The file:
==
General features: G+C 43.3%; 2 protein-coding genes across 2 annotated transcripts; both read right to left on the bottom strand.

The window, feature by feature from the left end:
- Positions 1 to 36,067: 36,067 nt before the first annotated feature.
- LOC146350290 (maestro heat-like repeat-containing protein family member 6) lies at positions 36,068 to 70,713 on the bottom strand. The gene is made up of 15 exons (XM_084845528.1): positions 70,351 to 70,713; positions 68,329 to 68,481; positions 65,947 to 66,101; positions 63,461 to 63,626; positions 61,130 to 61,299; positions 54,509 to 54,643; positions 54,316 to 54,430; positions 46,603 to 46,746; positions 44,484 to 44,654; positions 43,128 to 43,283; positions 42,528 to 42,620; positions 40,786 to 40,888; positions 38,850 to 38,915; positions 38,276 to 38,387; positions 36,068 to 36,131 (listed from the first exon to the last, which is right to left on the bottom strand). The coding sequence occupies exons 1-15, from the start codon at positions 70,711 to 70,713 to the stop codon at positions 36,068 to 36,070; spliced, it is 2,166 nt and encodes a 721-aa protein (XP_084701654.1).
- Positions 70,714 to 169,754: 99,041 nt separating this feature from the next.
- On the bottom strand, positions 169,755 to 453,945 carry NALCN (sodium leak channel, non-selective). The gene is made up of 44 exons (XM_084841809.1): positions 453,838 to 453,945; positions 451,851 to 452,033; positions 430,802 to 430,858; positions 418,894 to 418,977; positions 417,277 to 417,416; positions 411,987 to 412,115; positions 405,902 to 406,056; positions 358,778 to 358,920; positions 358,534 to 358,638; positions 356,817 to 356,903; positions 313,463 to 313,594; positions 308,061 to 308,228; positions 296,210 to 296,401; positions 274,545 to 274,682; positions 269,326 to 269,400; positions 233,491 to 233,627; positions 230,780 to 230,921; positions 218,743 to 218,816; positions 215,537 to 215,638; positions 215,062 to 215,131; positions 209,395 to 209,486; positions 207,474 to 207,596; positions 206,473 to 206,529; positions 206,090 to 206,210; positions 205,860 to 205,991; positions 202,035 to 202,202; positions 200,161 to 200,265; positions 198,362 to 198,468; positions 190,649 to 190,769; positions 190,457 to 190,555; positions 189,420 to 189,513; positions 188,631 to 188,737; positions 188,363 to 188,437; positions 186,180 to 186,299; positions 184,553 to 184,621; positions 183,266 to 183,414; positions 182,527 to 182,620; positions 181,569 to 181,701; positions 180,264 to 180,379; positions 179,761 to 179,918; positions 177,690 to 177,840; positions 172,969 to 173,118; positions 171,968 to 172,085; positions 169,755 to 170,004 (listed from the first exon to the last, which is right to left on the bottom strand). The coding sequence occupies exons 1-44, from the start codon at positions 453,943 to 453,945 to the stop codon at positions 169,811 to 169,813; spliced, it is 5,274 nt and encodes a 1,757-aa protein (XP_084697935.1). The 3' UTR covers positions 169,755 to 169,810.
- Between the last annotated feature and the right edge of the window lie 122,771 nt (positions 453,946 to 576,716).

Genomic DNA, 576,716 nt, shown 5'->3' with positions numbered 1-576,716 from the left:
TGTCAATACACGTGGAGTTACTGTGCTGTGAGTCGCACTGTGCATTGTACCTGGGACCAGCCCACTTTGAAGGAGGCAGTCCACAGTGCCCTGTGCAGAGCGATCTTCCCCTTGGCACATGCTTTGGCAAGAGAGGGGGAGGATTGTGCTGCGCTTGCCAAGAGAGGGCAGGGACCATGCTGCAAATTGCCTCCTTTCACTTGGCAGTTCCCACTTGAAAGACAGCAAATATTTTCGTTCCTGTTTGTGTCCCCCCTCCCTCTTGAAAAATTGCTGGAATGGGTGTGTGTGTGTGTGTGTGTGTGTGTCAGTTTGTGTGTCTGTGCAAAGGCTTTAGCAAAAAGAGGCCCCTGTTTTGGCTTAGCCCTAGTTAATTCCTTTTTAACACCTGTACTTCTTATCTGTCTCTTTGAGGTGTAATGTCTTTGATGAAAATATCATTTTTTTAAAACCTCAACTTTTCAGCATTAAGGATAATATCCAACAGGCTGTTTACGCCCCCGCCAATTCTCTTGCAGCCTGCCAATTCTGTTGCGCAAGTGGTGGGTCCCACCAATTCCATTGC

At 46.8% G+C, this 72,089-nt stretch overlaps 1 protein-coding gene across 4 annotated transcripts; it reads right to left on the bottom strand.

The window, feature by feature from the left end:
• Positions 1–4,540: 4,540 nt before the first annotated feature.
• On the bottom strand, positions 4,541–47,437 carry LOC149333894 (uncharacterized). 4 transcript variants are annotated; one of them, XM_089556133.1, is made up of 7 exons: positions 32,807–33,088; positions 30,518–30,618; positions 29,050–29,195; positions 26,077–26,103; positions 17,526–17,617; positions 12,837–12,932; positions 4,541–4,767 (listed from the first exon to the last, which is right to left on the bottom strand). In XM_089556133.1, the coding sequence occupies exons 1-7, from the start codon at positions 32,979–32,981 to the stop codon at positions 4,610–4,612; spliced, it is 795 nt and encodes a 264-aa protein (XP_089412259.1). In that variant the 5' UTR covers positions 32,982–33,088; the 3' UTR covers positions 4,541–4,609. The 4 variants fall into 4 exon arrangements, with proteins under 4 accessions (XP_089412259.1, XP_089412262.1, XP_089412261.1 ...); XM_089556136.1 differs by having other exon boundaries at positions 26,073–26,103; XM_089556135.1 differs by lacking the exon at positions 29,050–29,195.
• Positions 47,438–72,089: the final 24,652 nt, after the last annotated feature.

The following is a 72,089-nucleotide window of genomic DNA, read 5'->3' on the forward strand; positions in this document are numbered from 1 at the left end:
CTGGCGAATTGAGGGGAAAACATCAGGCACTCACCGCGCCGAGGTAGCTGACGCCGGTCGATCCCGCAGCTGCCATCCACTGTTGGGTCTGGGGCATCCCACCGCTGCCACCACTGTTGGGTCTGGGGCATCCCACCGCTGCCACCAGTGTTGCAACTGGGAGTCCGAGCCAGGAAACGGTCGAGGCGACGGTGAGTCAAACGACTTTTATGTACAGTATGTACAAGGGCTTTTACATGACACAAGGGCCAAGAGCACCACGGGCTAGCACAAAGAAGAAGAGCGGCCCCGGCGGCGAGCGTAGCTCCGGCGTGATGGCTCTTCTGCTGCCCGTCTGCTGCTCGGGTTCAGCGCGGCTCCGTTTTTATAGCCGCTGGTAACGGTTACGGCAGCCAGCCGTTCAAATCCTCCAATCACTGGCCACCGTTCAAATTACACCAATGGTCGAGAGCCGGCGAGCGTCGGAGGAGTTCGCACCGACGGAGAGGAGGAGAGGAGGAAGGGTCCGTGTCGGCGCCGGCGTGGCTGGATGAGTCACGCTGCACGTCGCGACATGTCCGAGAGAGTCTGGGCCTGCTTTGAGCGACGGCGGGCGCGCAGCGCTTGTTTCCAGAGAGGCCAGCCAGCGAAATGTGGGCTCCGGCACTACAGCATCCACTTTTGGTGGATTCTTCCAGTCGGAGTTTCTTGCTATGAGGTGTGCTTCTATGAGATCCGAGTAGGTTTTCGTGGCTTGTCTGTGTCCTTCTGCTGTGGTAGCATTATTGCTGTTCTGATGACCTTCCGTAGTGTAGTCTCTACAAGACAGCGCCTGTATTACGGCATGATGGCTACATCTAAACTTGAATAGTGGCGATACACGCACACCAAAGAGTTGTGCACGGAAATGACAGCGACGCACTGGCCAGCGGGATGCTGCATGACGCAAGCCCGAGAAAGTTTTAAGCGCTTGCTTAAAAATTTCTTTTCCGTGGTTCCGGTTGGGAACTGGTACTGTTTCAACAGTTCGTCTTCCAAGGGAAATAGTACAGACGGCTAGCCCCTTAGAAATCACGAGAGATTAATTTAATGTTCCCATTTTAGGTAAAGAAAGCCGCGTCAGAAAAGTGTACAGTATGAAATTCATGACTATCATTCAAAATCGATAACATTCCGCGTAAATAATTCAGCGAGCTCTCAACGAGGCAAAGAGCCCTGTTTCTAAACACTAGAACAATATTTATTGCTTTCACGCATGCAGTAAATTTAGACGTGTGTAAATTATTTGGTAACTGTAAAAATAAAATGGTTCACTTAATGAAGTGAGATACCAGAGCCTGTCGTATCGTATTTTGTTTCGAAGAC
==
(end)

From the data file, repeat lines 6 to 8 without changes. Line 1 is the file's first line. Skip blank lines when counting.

- On the bottom strand, positions 169,755 to 453,945 carry NALCN (sodium leak channel, non-selective). The gene is made up of 44 exons (XM_084841809.1): positions 453,838 to 453,945; positions 451,851 to 452,033; positions 430,802 to 430,858; positions 418,894 to 418,977; positions 417,277 to 417,416; positions 411,987 to 412,115; positions 405,902 to 406,056; positions 358,778 to 358,920; positions 358,534 to 358,638; positions 356,817 to 356,903; positions 313,463 to 313,594; positions 308,061 to 308,228; positions 296,210 to 296,401; positions 274,545 to 274,682; positions 269,326 to 269,400; positions 233,491 to 233,627; positions 230,780 to 230,921; positions 218,743 to 218,816; positions 215,537 to 215,638; positions 215,062 to 215,131; positions 209,395 to 209,486; positions 207,474 to 207,596; positions 206,473 to 206,529; positions 206,090 to 206,210; positions 205,860 to 205,991; positions 202,035 to 202,202; positions 200,161 to 200,265; positions 198,362 to 198,468; positions 190,649 to 190,769; positions 190,457 to 190,555; positions 189,420 to 189,513; positions 188,631 to 188,737; positions 188,363 to 188,437; positions 186,180 to 186,299; positions 184,553 to 184,621; positions 183,266 to 183,414; positions 182,527 to 182,620; positions 181,569 to 181,701; positions 180,264 to 180,379; positions 179,761 to 179,918; positions 177,690 to 177,840; positions 172,969 to 173,118; positions 171,968 to 172,085; positions 169,755 to 170,004 (listed from the first exon to the last, which is right to left on the bottom strand). The coding sequence occupies exons 1-44, from the start codon at positions 453,943 to 453,945 to the stop codon at positions 169,811 to 169,813; spliced, it is 5,274 nt and encodes a 1,757-aa protein (XP_084697935.1). The 3' UTR covers positions 169,755 to 169,810.
- Between the last annotated feature and the right edge of the window lie 122,771 nt (positions 453,946 to 576,716).

Genomic DNA, 576,716 nt, shown 5'->3' with positions numbered 1-576,716 from the left: